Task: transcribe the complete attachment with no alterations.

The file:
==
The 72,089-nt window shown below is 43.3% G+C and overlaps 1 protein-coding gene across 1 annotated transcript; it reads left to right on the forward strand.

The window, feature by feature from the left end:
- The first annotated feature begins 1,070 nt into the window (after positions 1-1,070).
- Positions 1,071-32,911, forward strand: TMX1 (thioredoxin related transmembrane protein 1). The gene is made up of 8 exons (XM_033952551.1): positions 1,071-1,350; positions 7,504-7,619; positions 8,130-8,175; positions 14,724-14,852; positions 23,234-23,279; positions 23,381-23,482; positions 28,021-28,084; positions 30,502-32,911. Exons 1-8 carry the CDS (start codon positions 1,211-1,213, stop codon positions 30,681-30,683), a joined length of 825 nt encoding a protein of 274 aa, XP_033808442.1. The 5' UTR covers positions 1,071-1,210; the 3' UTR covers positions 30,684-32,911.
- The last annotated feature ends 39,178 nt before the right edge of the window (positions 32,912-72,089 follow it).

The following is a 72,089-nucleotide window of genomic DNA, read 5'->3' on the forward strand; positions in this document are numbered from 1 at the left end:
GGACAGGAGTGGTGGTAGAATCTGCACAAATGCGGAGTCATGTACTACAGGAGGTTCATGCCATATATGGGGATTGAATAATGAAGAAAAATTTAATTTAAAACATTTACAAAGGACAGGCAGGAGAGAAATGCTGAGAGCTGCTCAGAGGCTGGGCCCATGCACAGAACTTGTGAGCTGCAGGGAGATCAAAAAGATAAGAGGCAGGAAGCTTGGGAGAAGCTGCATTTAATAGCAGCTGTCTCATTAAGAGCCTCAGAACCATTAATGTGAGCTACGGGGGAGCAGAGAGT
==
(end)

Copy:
The 72,089-nt window shown below is 43.3% G+C and overlaps 1 protein-coding gene across 1 annotated transcript; it reads left to right on the forward strand.

The window, feature by feature from the left end:
- The first annotated feature begins 1,070 nt into the window (after positions 1-1,070).
- Positions 1,071-32,911, forward strand: TMX1 (thioredoxin related transmembrane protein 1). The gene is made up of 8 exons (XM_033952551.1): positions 1,071-1,350; positions 7,504-7,619; positions 8,130-8,175; positions 14,724-14,852; positions 23,234-23,279; positions 23,381-23,482; positions 28,021-28,084; positions 30,502-32,911. Exons 1-8 carry the CDS (start codon positions 1,211-1,213, stop codon positions 30,681-30,683), a joined length of 825 nt encoding a protein of 274 aa, XP_033808442.1. The 5' UTR covers positions 1,071-1,210; the 3' UTR covers positions 30,684-32,911.
- The last annotated feature ends 39,178 nt before the right edge of the window (positions 32,912-72,089 follow it).

The following is a 72,089-nucleotide window of genomic DNA, read 5'->3' on the forward strand; positions in this document are numbered from 1 at the left end:
GGACAGGAGTGGTGGTAGAATCTGCACAAATGCGGAGTCATGTACTACAGGAGGTTCATGCCATATATGGGGATTGAATAATGAAGAAAAATTTAATTTAAAACATTTACAAAGGACAGGCAGGAGAGAAATGCTGAGAGCTGCTCAGAGGCTGGGCCCATGCACAGAACTTGTGAGCTGCAGGGAGATCAAAAAGATAAGAGGCAGGAAGCTTGGGAGAAGCTGCATTTAATAGCAGCTGTCTCATTAAGAGCCTCAGAACCATTAATGTGAGCTACGGGGGAGCAGAGAGT